In search for coherence and sustainability, IKEA took decisive steps to place the Fair Wage methodology at the core of its different policies: of Human Resources, of Compensation, and of Sustainability. It also decided to have it applied not only for its suppliers but also for its own employees, with a series of pilot Fair Wage Assessments carried out among suppliers, service providers, stores and own industry groups.
Fair Wage Global Strategy applied in different segments and markets

A diversified approach

IKEA is the brand in the sector of retail and beyond that has taken most innovative initiatives and made concrete steps towards a fair wage global strategy. IKEA implemented pilot studies in several different markets, and also involved workers from different types of companies/partners: own employees of their stores (for instance in Canada, France, Portugal, Spain, China) and their own Industry groups (in Poland and Russia), but also employees of their direct suppliers (notably in Lithuania and Poland) including service suppliers (for instance cleaning services in Russia etc.). At the same time it took commitments to pay a living wage for instance in the UK and other countries.

From assessment to remediation

The furniture company also used the results of the fair wage assessments to make concrete steps towards improved wage practices.

In the US for instance, after the Fair Wage assessment carried out in 2013 in different states identified a lack of wage adjustments from one year to another -that led wages over time to lose ground compared to price increases- IKEA successfully implemented a series of wage increases to help wages of their co-workers to catch up.

It also decided to adjust wages to yearly changes in the costs of living and also adopted a living wage in 2014. As a result, staff turnover decreased by 5%, and IKEA was recognised as a Great Place to Work and was ranked among the Top 100 Employers by Fortune Magazine.

Fair Wage assessments in IKEA stores in Japan also identified wage differentials between full-time and part-time employees. In Japan local regulation stipulated that part time and full time co-workers were not at the same level in the organisation and therefore attracted different pay and benefits structure. With the increasing nature of part time work, this was presenting a challenge for IKEA.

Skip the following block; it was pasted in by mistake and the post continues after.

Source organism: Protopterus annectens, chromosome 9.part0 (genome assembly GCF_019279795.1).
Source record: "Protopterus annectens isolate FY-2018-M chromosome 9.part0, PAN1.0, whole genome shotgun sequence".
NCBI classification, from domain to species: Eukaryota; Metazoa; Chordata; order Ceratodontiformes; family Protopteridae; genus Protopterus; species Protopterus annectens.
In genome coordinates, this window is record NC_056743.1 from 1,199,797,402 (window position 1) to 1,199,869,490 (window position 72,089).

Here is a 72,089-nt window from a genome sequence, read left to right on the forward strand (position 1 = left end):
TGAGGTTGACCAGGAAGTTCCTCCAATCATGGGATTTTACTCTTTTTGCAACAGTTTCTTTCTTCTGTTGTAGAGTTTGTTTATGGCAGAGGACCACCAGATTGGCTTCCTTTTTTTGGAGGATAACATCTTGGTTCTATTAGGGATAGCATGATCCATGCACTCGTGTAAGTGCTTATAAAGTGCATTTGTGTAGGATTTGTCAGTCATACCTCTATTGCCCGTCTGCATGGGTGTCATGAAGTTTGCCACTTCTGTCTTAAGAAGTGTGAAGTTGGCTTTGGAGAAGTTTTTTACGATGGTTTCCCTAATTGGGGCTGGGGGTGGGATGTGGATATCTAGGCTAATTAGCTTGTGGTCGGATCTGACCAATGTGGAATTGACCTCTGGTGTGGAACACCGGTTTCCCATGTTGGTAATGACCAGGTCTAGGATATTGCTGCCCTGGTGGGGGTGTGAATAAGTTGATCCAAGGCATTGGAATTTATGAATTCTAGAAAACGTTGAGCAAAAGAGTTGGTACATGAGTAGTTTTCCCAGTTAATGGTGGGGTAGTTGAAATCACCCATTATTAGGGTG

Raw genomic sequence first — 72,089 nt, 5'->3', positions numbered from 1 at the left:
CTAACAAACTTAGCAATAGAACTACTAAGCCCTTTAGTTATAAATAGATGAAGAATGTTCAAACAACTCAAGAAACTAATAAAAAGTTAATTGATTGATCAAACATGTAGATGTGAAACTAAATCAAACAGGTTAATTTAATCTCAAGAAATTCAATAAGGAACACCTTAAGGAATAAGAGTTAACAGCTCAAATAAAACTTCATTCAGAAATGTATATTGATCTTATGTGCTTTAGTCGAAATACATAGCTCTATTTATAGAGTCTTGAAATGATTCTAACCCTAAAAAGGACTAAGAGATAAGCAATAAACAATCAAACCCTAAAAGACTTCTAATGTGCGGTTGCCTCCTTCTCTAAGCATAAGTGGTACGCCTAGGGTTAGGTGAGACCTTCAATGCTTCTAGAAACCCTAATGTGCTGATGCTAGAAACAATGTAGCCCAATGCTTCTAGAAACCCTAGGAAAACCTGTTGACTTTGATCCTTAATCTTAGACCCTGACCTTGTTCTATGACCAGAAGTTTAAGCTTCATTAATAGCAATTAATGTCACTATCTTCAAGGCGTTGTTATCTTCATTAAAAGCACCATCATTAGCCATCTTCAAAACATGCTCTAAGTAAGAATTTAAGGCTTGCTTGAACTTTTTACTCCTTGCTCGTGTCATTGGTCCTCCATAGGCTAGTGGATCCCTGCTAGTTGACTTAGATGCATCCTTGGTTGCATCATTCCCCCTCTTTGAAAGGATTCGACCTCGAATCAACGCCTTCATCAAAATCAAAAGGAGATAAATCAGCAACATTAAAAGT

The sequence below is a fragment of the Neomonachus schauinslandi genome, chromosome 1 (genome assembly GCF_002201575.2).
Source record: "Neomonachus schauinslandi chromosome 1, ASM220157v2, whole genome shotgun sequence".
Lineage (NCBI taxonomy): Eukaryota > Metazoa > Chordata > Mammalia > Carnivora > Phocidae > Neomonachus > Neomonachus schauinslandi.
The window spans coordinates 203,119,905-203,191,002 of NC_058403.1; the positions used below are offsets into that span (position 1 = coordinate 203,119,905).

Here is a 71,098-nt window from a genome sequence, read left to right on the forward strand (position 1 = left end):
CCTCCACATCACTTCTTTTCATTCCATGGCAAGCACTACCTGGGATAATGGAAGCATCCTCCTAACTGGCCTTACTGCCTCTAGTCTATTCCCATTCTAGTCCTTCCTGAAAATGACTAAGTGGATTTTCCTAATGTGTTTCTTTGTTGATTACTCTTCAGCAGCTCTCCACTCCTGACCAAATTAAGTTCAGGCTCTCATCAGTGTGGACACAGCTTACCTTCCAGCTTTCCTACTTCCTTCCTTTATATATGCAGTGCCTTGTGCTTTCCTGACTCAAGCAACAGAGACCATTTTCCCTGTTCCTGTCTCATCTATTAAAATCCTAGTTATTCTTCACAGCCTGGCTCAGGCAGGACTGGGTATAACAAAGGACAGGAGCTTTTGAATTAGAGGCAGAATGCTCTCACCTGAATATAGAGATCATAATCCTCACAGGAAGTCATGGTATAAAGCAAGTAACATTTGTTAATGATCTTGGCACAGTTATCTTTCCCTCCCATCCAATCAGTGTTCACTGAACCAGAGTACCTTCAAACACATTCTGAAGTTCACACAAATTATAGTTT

Consequently, IKEA Japan equalized wages and benefits for all their co-workers and was the first employer in Japan to make changes in how part time and full time co-workers were treated, creating equality in not only pay but also in benefits and total experience.

IKEA also carried out a series of discussions with the Government of Japan to improve the legal status and rights of part-time employees. As a result in 2016 the government declared changes to legislation that saw equality for all workers in Japan. IKEA was also recognised as an Employer of Choice and leading the way with equality in Japan. These changes also brought a significant improvement in staff turnover.

In Russia, an active remediation policy was carried out after a fair wage assessment identified a number of wage issues to be improved. This led IKEA Russia to improve its wages and human resources policy.

IKEA also carried out in 2018 a study on wage practices and working conditions in its transportation segment of its global supply chain to better know wages and working conditions of drivers involved in shipments for IKEA especially after a number of articles had attracted attention on drivers’ conditions. IKEA took the commitment to improve the situation in this segment of its supply chain.

Adapting internal tools

At the same time, beyond individual markets, IKEA also put in place a general Fair Wage policy that led to Fair Wage principles for both its suppliers and stores. It is also incorporating better standards and benchmarks on Fair Wage into its code of conduct IWAY.